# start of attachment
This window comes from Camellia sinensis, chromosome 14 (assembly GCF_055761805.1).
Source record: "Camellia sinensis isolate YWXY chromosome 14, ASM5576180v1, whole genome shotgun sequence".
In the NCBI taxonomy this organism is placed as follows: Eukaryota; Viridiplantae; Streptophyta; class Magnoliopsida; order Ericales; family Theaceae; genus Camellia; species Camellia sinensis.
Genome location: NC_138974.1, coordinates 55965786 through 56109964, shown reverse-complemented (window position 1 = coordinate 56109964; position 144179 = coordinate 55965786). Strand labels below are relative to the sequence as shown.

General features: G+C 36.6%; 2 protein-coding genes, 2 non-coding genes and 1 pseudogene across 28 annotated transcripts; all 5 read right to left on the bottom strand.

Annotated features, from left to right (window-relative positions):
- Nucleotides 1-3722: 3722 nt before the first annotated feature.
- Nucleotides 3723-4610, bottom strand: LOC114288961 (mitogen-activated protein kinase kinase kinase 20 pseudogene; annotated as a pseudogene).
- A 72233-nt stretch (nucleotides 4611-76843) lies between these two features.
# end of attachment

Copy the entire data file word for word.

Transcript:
This window comes from Camellia sinensis, chromosome 14 (assembly GCF_055761805.1).
Source record: "Camellia sinensis isolate YWXY chromosome 14, ASM5576180v1, whole genome shotgun sequence".
In the NCBI taxonomy this organism is placed as follows: Eukaryota; Viridiplantae; Streptophyta; class Magnoliopsida; order Ericales; family Theaceae; genus Camellia; species Camellia sinensis.
Genome location: NC_138974.1, coordinates 55965786 through 56109964, shown reverse-complemented (window position 1 = coordinate 56109964; position 144179 = coordinate 55965786). Strand labels below are relative to the sequence as shown.

General features: G+C 36.6%; 2 protein-coding genes, 2 non-coding genes and 1 pseudogene across 28 annotated transcripts; all 5 read right to left on the bottom strand.

Annotated features, from left to right (window-relative positions):
- Nucleotides 1-3722: 3722 nt before the first annotated feature.
- Nucleotides 3723-4610, bottom strand: LOC114288961 (mitogen-activated protein kinase kinase kinase 20 pseudogene; annotated as a pseudogene).
- A 72233-nt stretch (nucleotides 4611-76843) lies between these two features.